Ayn Rand
Another famous egoist is Ayn Rand (1905 – 1982), however, her version of Ethical Egoism is very different from the average case of acting in self-interest. For Rand it is important to be a hardworking and creative person and to be as independent as you can. In her view people should work hard to satisfy their needs, they should not expect others to give them a hand-out or a free ride. If you work hard and achieve a good life for yourself, such as having wealth for example, then you have earned what you possess and no one should have the right to demand that you give it away to those less fortunate or successful than yourself. She views altruism as a moral philosophy founded on leeching, she sees it as a philosophy which tells people that they ought to give up all they have, and all their own interests, to satisfy the needs of others. In her view people should strive to fulfil their own needs and not be parasitical upon those who are more successful than themselves.

Interestingly, Rand also rejects those who get into positions of power and leech off of those below them, people such as tyrants and gang leaders. This is what marks her Ethical Egoism as different from that of the average Egoist; whereas the average Ethical Egoist will say that it is fine to abuse others to get what you want, all that matters is your own gain, Rand believes that this is wrong – you should work hard to get what you have, not steal it from others in some way. If you have worked hard and been creative then you have a right to be proud of yourself and to reap the rewards. In her view those who label this kind of independence and self-motivation as ‘selfish’ are doing so because they wish to force creative and useful people to share with them. The following quote is from her novel, The Fountainhead:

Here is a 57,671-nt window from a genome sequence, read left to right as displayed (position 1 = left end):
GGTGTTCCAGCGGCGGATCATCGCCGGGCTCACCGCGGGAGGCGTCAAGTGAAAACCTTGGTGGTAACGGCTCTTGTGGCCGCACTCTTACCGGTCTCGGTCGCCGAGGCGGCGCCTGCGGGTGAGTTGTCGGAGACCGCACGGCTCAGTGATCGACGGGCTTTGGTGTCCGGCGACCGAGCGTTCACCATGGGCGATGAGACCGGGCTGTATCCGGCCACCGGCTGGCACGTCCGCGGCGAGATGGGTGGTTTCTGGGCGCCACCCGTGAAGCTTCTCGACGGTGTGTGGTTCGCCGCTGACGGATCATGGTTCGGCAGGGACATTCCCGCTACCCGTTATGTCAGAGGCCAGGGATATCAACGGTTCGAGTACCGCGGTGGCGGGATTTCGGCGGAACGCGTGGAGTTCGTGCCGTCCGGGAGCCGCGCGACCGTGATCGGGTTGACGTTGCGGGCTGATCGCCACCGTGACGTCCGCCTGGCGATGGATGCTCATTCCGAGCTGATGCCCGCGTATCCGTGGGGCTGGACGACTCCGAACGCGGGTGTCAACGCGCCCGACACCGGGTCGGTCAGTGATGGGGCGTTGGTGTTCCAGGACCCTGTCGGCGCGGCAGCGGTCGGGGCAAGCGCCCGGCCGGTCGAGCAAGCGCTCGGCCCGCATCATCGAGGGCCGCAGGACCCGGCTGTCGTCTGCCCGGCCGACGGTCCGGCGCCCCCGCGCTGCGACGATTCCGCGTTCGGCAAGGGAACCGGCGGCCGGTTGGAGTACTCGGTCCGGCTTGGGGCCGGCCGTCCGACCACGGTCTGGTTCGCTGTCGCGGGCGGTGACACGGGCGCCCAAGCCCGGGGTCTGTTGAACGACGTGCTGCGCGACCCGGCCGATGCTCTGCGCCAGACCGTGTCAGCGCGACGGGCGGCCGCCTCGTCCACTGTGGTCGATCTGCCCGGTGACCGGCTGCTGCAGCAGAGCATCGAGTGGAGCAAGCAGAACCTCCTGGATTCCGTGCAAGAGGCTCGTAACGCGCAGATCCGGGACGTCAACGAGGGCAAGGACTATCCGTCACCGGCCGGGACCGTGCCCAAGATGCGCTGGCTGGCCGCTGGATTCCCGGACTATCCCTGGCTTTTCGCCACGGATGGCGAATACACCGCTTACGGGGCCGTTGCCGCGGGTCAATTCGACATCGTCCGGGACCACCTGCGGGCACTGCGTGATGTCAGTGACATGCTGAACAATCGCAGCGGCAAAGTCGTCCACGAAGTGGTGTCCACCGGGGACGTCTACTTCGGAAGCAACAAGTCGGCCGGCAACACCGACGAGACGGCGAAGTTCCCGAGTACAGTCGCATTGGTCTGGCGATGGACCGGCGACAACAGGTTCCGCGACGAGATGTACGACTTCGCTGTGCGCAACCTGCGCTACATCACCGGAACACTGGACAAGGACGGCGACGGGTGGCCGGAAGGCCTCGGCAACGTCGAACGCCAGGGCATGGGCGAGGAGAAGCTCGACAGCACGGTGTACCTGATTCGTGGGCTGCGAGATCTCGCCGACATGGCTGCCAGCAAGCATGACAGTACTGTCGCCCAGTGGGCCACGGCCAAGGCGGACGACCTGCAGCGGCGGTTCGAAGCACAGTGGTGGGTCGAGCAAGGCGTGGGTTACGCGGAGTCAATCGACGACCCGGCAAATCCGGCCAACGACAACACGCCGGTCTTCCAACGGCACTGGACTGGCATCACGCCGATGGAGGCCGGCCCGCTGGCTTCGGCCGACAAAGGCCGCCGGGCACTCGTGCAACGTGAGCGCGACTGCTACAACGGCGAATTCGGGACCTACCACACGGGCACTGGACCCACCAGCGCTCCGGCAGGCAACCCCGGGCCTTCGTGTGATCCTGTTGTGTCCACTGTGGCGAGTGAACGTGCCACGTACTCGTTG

"The first right on Earth is the right of the ego. Man’s first duty is to himself. His moral law is never to place his prime goal within the persons of others. His moral obligation is to do what he wishes, provided his wish does not depend primarily upon other men…. A man thinks and works alone. A man cannot rob, exploit or rule – alone…. Rulers of men are not egoist. They create nothing. They exist entirely through the persons of others. Their goal is their subjects, in activity of enslaving. They are as dependent as the beggar, the social worker and the bandit. The form of dependence does not matter."
Ayn Rand, The Fountainhead

 
Criticisms of Ethical Egoism